For a while, I got tired of reading Madeleine Thien’s Do Not Say We Have Nothing. The novel spans so many generations, and I became confused about who is related to who, how they are related, and why any of it matters. When I got to the part about Sparrow, Kai, and Zhuli during the cultural revolution, I thought their characters were so subdued and bland; I was almost bored to tears. However, I soldiered on, because as a Taiwanese Canadian living in Hong Kong,  modern Chinese history fascinates and horrifies me at the same time. Slowly and unknowingly as I continued to read, the book engrossed me as I became more and more attached to specific characters, especially Sparrow, the Quiet Bird.

The book starts in 1991 when Marie met Ai-Ming in Vancouver. Marie is the daughter of Kai, an accomplished pianist and an old friend of Sparrow, a talented composer who is A-Ming’s father.  When the reader first meets Ai-Ming, she had just fled China due to her activities during the Tiananmen Square protests. She found refuge in Marie’s home and was planning to seek political asylum in the United States. Through Ai-Ming’s storytelling, the reader, along with Marie, discovers the tragedies of the Great Leap Forward, the Culture Revolution, and the Tiananmen Square massacre presented themselves through a story that spans three generations.

Threaded through the whole book is the story from the Book of Records, a collection of hand-written manuscripts passed from husband to wife, from parent to child and from friends to friends, a novel within a novel that was amended and updated each time it was passed to a new steward. At time confusing, the Book of Records blurs the line between fantasy and reality. However, it is a book with no ending. As an unfinished book, it provides hope for the characters in the book, and in turn, enables the reader to imagine multiple, alternative, and perhaps more positive outcomes.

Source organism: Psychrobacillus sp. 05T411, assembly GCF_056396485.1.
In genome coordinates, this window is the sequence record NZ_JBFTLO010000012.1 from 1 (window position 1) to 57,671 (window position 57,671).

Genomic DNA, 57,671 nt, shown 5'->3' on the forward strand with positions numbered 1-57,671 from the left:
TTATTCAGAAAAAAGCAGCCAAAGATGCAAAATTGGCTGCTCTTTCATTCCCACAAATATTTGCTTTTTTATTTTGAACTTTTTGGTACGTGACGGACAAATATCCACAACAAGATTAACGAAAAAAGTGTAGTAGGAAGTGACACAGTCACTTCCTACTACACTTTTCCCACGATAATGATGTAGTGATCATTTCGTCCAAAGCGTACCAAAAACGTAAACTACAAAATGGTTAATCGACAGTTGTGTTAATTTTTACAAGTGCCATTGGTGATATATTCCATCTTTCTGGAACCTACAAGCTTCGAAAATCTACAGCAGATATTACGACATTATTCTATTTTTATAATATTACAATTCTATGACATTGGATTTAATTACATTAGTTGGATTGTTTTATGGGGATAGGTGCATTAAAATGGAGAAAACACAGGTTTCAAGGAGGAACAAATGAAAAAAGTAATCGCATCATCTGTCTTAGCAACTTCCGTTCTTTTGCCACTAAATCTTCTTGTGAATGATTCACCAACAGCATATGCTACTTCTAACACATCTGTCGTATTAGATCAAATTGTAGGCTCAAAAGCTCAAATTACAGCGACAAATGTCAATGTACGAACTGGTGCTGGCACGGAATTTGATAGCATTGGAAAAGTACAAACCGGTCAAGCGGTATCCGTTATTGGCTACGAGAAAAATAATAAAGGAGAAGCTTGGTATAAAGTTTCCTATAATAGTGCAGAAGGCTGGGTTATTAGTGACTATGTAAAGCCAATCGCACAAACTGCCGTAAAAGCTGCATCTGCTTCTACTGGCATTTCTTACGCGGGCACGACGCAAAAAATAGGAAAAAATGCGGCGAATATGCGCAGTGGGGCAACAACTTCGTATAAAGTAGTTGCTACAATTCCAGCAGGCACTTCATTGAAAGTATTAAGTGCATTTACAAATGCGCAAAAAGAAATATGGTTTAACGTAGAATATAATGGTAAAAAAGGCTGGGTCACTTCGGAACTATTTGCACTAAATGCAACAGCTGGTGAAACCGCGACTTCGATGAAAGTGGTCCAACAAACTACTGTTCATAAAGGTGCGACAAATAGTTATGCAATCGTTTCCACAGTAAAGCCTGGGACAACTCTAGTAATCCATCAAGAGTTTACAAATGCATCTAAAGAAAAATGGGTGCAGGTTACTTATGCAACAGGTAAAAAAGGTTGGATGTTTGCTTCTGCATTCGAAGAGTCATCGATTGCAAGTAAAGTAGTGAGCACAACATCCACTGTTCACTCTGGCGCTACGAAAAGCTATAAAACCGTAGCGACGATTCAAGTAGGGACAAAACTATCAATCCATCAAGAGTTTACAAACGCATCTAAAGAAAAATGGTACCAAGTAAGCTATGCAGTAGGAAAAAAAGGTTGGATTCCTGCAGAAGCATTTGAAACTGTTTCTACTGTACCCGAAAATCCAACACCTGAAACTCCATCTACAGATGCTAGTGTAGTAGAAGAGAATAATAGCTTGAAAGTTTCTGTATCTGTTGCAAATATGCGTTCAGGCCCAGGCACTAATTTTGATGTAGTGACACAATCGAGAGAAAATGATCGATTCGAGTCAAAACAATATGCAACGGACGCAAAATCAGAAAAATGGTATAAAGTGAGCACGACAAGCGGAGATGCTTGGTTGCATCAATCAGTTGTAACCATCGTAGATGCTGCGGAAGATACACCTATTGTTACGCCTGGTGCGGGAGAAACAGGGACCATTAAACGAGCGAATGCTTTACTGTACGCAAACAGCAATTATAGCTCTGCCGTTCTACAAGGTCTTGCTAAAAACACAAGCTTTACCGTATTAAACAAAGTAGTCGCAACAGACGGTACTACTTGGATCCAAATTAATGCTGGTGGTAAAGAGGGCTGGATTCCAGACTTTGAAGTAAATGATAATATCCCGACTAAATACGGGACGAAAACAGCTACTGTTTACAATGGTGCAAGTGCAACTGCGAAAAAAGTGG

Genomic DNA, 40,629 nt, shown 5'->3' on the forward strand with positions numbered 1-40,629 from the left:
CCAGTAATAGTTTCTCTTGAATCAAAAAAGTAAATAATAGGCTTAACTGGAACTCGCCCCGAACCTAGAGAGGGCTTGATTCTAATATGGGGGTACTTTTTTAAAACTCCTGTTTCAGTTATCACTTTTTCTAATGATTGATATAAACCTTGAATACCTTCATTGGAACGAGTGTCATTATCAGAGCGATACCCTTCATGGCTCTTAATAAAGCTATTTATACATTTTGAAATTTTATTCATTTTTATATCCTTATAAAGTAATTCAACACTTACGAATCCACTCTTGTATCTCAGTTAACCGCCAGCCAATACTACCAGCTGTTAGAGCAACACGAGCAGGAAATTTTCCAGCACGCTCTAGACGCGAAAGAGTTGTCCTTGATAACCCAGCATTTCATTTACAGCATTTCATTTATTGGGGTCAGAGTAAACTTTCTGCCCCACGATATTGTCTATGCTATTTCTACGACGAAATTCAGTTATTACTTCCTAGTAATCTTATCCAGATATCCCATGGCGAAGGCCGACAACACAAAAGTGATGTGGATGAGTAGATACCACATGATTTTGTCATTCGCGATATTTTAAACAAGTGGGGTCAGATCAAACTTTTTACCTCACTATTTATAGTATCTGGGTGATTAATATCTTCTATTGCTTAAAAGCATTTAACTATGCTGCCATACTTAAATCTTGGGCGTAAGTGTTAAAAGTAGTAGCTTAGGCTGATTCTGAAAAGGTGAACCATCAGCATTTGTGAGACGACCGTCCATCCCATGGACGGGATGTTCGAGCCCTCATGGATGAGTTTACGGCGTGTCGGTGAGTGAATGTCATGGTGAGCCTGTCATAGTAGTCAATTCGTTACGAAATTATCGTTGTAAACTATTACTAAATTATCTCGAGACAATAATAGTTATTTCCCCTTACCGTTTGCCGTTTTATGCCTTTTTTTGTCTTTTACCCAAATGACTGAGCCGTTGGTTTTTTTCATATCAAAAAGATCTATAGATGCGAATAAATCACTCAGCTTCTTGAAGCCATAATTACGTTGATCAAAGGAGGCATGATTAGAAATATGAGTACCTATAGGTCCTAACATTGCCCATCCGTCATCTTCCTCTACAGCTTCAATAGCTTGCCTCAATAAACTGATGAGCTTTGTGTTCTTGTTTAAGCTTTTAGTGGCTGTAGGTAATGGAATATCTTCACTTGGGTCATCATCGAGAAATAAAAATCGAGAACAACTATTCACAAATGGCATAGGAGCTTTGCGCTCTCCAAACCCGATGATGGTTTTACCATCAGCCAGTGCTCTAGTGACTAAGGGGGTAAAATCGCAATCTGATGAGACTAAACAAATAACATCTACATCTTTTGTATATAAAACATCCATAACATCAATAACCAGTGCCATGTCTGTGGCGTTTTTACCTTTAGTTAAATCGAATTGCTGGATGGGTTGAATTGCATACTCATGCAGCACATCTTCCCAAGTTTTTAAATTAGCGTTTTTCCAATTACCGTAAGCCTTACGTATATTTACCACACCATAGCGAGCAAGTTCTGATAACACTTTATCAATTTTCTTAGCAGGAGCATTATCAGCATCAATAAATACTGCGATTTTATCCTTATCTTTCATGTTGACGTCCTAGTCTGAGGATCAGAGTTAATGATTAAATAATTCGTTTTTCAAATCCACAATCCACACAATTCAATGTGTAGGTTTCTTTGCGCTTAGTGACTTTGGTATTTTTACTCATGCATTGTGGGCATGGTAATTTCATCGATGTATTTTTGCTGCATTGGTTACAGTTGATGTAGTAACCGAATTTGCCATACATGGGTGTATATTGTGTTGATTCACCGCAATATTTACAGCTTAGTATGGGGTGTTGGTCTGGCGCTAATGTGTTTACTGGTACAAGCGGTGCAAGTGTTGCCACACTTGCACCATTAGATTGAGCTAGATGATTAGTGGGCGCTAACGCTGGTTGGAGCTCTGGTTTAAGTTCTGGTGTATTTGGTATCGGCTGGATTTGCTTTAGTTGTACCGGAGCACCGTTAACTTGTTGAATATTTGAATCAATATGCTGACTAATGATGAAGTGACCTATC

How many of us, Chinese or Taiwanese or Hong Kongese descendants in North America, understand the horrors of the Communist Party of China (CPC) inflicted on its citizen for the latter half of the 20th century? How many of us know about the starvation and death millions of people during the Great Leap Forward, the purging of the members of the intelligentsia class during the Cultural Revolution and the massacre of thousands of civilians in the aftermath of the Tiananmen Square protests? Through Thien’s powerful and direct narrative, we learned the horrors of living under Mao and Deng in China–through modern history, the CPC dictated where people lived and worked, suppressed desires and aspirations, tore families apart and murdered their citizens.

One of the most vivid imagery in the book was how the residents of Beijing collectively gathered in the city, physically blocking the People’s Liberation Army (PLA) to reach the Tiananmen Square, where thousands of university students were protesting. Thousands if not millions of people lost their lives on the night of June 3, doing what they thought was right. In the end, all was futile: “Street by street, no matter how many Beijing residents stood on the road, the People’s Liberation Army was forcing its way into the centre.”

Sparrow witnessed a the PLA soldier thrust a bayonet into a teenager on the street. He went to comfort the boy as he lay dying. “What had any of them done that was criminal?” He asked, “hadn’t they done their best to listen and to believe?” I imagine his question captured millions of Chinese people’s sentiment during the Cultural Revolution and the Tiananmen Square protests. So many lives lost and destroyed, and for what?

Do Not Say We Have Nothing is an epic novel is intricate and touching. It’s a heartbreaking read, a portrait of the struggle of millions of Chinese people who have suffered, physically, emotionally, and psychologically under a regime. Perhaps it will provide a glimpse of why someone like me is terrified of China’s growing power and influence in the year 2018. If they could be cruel and ruthless to their citizens, what would they do to the rest of the world as they gain more control of the world’s economy and wield their influence across the globe?

Death, Mortality and Patriarchy: Ancestor Worship, Part II

Dear Reader, this post is part of a three-part series. Please read Part I before proceeding.